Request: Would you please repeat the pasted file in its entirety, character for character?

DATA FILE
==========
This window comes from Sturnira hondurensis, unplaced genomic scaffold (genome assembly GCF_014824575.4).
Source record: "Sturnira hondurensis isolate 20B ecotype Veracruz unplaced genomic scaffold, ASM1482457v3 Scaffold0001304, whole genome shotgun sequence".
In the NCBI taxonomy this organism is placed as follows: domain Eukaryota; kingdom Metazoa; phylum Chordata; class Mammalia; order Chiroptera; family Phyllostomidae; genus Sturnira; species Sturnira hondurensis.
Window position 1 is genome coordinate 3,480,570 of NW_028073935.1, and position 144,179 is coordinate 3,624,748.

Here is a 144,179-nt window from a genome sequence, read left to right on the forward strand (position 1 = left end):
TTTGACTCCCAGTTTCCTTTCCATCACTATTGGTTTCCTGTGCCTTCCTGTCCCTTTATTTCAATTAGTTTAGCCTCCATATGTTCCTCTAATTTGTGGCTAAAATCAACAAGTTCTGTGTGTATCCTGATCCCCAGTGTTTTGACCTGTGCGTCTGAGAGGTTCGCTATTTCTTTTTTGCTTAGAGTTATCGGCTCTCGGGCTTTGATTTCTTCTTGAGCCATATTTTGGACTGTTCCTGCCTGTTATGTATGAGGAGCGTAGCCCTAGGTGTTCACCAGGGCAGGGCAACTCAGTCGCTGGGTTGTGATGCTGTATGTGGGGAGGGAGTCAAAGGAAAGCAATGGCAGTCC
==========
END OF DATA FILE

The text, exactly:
This window comes from Sturnira hondurensis, unplaced genomic scaffold (genome assembly GCF_014824575.4).
Source record: "Sturnira hondurensis isolate 20B ecotype Veracruz unplaced genomic scaffold, ASM1482457v3 Scaffold0001304, whole genome shotgun sequence".
In the NCBI taxonomy this organism is placed as follows: domain Eukaryota; kingdom Metazoa; phylum Chordata; class Mammalia; order Chiroptera; family Phyllostomidae; genus Sturnira; species Sturnira hondurensis.
Window position 1 is genome coordinate 3,480,570 of NW_028073935.1, and position 144,179 is coordinate 3,624,748.

Here is a 144,179-nt window from a genome sequence, read left to right on the forward strand (position 1 = left end):
TTTGACTCCCAGTTTCCTTTCCATCACTATTGGTTTCCTGTGCCTTCCTGTCCCTTTATTTCAATTAGTTTAGCCTCCATATGTTCCTCTAATTTGTGGCTAAAATCAACAAGTTCTGTGTGTATCCTGATCCCCAGTGTTTTGACCTGTGCGTCTGAGAGGTTCGCTATTTCTTTTTTGCTTAGAGTTATCGGCTCTCGGGCTTTGATTTCTTCTTGAGCCATATTTTGGACTGTTCCTGCCTGTTATGTATGAGGAGCGTAGCCCTAGGTGTTCACCAGGGCAGGGCAACTCAGTCGCTGGGTTGTGATGCTGTATGTGGGGAGGGAGTCAAAGGAAAGCAATGGCAGTCC